5 December 2018 • Gideon Wille
“If something doesn’t feel right, don’t carry it around with you.”
Bullying, discrimination, aggression. Unfortunately, we encounter these types of issues at our university of applied sciences, too. If you are facing such problems, we have ten Confidential Advisors who can help you. We have recently divided the confidential advisors into two groups, one for students and one for staff. Confidential Advisors Wil van den Heuvel (staff) and Maria Vanlaeken-Kester (students) explain what their job entails.
Why have the confidential advisors been split into students and staff?
Maria: “When you function separately you gain more expertise because you get more of the same types of cases. You develop more knowledge and gain more background information. And you also build up a specific network that you can use for additional support for the student or staff member.”
Is there a difference between the reports from students and staff?
Maria: “The reports are varied, but students experience cyberbullying and reports about problems at internship companies are specific to students. The supervisors at an internship company are often not didactically schooled and students are vulnerable because they are in a dependant one-on-one relationship.”
Wil: “With staff you often encounter issues related to employment relations. For example, that a staff member feels that a negative performance assessment has come out of nowhere. Then they feel insecure, and find themselves in a situation of dependency.”
Can anyone come to you with any kind of issue?
Maria: “It doesn’t matter whether or not there is a case of unacceptable behaviour, bullying or discrimination, it is about how the person reporting the issue feels. In principle, we tackle only school-related issues. But we never turn anyone away; we can also refer them on. With study-related problems we bring the student into contact with the student counsellor. And vice versa, the student counsellor often sends students to us.”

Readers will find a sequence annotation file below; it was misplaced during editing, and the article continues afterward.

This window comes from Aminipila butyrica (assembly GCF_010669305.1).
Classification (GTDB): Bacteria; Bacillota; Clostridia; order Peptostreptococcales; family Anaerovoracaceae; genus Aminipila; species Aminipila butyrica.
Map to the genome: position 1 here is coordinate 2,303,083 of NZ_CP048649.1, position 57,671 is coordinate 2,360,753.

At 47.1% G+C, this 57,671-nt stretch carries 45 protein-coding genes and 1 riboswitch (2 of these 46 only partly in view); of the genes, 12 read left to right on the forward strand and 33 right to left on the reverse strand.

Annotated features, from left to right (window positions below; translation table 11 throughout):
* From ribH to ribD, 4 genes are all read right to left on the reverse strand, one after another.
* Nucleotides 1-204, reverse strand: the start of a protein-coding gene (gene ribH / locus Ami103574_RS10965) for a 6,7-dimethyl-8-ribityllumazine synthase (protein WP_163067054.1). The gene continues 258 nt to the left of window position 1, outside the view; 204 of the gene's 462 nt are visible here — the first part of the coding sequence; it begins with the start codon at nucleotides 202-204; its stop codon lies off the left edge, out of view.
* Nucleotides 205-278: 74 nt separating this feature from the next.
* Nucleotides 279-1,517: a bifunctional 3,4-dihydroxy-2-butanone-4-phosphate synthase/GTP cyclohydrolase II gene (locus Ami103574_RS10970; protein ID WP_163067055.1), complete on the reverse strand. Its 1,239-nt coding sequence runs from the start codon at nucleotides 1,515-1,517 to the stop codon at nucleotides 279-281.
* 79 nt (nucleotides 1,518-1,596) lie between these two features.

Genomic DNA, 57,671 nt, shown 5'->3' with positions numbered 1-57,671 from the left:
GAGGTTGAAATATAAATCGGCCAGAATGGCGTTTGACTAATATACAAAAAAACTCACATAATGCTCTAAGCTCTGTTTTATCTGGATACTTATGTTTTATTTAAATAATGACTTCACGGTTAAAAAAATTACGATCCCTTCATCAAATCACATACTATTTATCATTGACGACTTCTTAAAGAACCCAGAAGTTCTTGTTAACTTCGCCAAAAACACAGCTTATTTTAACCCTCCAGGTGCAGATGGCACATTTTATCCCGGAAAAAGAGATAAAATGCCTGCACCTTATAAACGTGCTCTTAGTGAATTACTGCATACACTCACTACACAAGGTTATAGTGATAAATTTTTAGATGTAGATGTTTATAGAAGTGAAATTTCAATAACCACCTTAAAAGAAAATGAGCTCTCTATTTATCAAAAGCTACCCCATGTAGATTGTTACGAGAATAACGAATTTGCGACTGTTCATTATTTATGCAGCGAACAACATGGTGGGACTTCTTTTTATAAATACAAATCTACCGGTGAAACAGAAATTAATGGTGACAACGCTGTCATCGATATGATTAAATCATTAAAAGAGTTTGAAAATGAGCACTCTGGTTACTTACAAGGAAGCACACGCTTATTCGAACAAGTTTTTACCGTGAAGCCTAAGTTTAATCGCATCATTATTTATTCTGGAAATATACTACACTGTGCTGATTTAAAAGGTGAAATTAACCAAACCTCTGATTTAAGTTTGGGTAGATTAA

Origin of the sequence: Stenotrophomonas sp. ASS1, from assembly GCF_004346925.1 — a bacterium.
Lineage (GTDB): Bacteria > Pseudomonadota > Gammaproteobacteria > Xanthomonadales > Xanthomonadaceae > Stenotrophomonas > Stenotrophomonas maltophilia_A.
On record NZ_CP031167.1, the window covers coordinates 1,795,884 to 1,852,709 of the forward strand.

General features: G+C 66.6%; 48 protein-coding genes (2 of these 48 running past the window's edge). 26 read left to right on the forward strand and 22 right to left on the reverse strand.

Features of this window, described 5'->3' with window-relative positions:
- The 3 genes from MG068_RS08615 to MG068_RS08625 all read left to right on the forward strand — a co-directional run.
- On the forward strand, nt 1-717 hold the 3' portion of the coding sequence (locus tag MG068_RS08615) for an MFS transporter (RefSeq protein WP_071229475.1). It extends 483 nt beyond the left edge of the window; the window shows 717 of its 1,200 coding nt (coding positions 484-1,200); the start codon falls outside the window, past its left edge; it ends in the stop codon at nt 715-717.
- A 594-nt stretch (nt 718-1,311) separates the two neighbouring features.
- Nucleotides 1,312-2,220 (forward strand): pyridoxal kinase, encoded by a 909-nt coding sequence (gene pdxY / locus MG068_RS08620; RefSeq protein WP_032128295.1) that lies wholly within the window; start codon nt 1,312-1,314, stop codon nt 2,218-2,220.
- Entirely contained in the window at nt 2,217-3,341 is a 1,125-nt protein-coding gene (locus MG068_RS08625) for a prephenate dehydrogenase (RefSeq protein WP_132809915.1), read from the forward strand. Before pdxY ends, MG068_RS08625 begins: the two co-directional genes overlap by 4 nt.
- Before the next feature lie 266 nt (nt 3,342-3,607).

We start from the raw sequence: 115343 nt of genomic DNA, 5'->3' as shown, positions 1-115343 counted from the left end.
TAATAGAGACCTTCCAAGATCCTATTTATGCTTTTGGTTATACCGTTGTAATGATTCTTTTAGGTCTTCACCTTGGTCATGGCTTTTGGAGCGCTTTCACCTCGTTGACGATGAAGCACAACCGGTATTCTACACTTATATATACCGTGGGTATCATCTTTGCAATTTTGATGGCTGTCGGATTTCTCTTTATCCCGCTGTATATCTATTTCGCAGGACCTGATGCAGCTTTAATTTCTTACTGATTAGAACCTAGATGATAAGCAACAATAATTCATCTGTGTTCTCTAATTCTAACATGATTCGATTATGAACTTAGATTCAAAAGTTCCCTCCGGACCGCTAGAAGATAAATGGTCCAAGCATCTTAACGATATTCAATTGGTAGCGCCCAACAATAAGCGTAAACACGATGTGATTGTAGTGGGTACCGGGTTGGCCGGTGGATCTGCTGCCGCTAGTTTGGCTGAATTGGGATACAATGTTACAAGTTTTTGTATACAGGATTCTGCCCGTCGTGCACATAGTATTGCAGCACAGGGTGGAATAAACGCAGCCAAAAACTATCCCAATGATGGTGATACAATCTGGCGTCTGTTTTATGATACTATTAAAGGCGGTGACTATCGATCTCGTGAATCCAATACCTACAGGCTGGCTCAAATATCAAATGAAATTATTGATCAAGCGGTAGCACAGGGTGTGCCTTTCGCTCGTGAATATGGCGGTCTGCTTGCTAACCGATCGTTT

What can you do for someone who reports an issue?
Wil: “Often all people need is to tell us their story. Then they know they are being taken seriously. By asking questions, you help people to clarify things. It gives them an idea of the available options. They often say: Yes, I thought that myself. People doubt themselves, they are insecure. It helps when we tell them that it’s quite normal to be unhappy about the situation. That acknowledgement in itself is nice.”
Do you also mediate?
Wil: “First, we always try to get the person making the report to talk to the person they are reporting. We sometimes accompany them to the meeting. We support the person making the report, but we don’t mediate between them and the person they are reporting. You can’t serve two masters; if you mediate, you come in between the parties, while our role is to be there for the person making the report. We can refer someone to a mediator for instance.”
I can imagine your job can be quite tough. What motivates you?
Maria: “It is great that you can really help people. Sometimes it’s simply by listening, so someone can let off steam. Sometimes you help by giving ideas so the person can find their own solution.”
Wil: “You are dealing with people who are in a difficult position, they don’t know where to go. It’s nice that you can be there for them, offer suggestions and connect people. You can see things from a different perspective to the person reporting, as you are at a distance.”
Do you have any tips?
Wil: “The reports we receive often regard miscommunication. So, don’t jump to conclusions so quickly, listen to each other and try to understand what motivates the other person.”
Maria: “If something doesn’t feel right, don’t carry it around with you. It’s normal to encounter issues.”
If you would like to know more about what the confidential advisors can do for you, then the intranet has an overview of the entire support system and complaints structure and specific information on the VPOO for staff. Students can find more information on the confidential advisors on this intranet page.
The confidential advisors, from left to right: Hanriëtte Ruigt, Leo Dols, Kirsten Steenks, Danielle Dersjant, Maria Vanlaeken-Kester, Wil van den Heuvel and Cecilia Tan.
Wil van den Heuvel: “Often all people need is to tell us their story.”